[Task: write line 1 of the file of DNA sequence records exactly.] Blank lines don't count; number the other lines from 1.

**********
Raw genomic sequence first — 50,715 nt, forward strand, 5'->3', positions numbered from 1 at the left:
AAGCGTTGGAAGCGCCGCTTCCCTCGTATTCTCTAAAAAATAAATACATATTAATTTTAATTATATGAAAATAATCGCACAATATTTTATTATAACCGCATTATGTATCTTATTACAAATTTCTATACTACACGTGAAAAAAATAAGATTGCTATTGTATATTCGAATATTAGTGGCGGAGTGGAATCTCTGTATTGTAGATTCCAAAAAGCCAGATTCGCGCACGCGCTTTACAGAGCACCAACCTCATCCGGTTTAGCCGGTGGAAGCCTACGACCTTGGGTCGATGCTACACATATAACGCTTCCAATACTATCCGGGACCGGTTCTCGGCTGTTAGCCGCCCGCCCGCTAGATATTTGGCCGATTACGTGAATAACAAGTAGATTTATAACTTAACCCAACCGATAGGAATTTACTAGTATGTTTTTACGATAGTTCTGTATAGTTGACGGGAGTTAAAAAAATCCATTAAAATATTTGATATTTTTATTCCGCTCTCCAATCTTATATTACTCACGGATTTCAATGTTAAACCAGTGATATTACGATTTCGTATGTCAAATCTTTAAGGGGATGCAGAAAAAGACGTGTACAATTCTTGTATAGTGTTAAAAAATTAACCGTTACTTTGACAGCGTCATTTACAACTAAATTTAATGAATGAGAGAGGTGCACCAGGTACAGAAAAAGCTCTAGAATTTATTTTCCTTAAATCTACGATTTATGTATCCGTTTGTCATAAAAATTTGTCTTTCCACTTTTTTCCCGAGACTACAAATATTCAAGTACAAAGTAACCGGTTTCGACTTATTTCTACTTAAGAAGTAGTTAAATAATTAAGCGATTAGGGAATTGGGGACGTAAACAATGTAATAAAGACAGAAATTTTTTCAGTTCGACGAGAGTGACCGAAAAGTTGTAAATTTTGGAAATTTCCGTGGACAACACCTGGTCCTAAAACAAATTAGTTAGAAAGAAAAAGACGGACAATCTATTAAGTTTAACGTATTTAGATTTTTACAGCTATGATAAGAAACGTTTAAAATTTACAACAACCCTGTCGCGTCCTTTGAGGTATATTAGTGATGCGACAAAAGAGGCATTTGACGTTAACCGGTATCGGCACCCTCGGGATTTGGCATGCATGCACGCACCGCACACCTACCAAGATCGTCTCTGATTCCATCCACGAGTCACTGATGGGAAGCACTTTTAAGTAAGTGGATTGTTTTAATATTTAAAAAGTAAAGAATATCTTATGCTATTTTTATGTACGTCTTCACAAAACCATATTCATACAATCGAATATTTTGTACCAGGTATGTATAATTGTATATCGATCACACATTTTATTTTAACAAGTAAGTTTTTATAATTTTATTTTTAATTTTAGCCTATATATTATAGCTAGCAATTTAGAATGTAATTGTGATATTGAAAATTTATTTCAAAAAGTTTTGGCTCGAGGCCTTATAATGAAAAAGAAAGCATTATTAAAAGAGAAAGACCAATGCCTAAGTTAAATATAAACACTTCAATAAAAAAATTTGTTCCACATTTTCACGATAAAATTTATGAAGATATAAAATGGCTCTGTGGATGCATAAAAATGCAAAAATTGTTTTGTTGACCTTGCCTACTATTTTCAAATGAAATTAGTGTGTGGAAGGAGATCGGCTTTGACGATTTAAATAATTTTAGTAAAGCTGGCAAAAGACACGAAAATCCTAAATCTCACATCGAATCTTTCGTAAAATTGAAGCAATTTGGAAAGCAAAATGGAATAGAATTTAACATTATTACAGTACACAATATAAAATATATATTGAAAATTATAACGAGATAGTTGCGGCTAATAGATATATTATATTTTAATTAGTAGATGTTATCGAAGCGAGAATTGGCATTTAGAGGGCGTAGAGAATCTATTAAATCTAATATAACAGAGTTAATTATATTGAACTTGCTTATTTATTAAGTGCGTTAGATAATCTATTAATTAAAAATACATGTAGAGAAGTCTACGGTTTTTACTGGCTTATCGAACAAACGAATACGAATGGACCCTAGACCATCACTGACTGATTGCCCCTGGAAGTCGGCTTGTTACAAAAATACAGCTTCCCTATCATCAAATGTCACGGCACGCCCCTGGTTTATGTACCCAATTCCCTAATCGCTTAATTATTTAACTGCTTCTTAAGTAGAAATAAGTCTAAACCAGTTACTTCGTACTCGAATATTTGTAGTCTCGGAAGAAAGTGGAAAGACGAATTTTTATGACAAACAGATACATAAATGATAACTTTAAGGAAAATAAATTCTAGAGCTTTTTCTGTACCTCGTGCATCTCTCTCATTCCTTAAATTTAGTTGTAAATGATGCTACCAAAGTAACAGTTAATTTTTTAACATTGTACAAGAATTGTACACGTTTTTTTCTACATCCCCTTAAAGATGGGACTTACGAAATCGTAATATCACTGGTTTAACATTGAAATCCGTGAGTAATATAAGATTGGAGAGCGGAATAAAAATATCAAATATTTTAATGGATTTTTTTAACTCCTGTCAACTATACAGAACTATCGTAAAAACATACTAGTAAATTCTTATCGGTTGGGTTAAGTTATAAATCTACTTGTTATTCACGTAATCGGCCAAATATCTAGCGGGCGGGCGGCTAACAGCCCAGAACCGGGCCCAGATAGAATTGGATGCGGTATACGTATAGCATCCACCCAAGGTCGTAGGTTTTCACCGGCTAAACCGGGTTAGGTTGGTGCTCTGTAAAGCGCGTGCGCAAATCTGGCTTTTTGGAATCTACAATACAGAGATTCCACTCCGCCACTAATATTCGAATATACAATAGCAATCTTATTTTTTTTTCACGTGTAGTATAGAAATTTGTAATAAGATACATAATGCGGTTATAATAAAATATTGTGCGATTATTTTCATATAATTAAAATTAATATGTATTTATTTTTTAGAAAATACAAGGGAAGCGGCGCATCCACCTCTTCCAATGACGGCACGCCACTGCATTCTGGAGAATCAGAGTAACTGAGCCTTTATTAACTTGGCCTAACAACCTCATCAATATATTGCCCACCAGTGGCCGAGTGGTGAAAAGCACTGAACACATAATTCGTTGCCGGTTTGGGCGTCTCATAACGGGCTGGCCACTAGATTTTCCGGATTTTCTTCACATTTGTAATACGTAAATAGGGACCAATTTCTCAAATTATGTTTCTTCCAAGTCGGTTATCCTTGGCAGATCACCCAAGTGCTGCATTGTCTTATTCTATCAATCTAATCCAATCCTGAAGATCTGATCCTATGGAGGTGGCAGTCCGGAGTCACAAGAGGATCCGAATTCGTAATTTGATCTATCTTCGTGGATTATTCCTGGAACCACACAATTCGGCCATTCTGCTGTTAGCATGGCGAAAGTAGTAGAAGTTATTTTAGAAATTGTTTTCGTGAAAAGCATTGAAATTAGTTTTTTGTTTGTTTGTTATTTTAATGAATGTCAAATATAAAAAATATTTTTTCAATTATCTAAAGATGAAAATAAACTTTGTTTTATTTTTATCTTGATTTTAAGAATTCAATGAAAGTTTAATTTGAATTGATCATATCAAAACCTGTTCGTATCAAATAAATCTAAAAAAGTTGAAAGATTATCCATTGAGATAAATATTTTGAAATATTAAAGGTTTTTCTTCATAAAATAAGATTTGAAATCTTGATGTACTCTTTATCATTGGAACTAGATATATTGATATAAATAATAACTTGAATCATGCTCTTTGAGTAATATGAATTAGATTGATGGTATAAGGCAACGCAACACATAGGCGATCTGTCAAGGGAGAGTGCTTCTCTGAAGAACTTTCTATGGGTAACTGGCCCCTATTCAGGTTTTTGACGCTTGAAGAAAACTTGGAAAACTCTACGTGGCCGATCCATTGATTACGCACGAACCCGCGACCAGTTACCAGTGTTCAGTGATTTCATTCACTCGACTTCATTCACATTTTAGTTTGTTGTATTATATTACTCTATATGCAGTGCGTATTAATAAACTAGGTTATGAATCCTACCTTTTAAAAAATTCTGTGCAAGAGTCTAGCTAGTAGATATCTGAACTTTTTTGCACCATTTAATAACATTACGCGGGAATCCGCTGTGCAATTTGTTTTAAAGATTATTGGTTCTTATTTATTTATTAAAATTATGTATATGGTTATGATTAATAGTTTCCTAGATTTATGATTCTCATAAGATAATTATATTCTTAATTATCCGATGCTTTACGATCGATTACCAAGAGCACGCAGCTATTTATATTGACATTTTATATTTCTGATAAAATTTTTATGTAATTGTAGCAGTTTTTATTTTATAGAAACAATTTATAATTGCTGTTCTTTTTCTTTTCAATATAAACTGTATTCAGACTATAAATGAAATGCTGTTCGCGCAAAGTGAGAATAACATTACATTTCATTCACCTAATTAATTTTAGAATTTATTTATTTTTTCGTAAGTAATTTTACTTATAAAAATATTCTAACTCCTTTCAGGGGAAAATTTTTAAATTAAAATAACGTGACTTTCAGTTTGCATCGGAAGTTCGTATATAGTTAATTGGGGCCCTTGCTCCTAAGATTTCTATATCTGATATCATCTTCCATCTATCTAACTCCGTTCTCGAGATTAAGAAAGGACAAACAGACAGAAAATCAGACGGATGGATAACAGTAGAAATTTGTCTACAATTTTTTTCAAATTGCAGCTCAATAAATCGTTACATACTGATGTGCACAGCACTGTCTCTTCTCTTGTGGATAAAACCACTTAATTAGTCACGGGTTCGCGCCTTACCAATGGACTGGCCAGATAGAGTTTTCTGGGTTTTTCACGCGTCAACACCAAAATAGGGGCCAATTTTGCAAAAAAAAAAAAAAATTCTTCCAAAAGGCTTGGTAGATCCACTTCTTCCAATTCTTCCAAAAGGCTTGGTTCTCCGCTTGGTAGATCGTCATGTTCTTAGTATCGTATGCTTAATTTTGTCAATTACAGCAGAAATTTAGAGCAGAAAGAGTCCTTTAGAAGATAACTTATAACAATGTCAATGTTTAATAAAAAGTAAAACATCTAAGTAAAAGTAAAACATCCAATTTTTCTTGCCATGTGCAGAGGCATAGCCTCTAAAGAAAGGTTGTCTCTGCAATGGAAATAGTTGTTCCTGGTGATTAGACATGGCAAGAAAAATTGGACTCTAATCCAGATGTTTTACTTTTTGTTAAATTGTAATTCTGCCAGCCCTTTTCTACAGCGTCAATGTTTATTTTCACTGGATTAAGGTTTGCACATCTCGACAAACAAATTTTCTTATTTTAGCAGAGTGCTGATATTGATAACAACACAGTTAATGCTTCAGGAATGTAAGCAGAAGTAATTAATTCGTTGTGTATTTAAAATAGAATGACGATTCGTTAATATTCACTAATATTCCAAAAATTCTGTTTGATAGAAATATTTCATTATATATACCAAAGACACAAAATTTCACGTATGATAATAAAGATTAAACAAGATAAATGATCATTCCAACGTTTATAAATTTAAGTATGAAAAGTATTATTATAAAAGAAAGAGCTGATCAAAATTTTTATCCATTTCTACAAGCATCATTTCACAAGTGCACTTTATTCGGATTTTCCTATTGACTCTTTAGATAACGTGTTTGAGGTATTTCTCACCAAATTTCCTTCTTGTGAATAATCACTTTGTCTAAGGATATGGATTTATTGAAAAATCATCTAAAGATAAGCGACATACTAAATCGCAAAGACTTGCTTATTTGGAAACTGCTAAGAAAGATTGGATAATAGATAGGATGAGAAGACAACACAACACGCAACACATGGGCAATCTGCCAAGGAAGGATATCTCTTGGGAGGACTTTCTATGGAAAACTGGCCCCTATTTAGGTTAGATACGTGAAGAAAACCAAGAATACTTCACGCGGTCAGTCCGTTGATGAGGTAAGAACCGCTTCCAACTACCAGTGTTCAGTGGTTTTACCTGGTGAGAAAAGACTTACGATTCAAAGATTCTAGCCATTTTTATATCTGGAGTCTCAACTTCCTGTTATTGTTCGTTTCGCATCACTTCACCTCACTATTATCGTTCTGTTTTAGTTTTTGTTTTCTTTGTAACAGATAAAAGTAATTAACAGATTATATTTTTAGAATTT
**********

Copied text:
Raw genomic sequence first — 50,715 nt, forward strand, 5'->3', positions numbered from 1 at the left: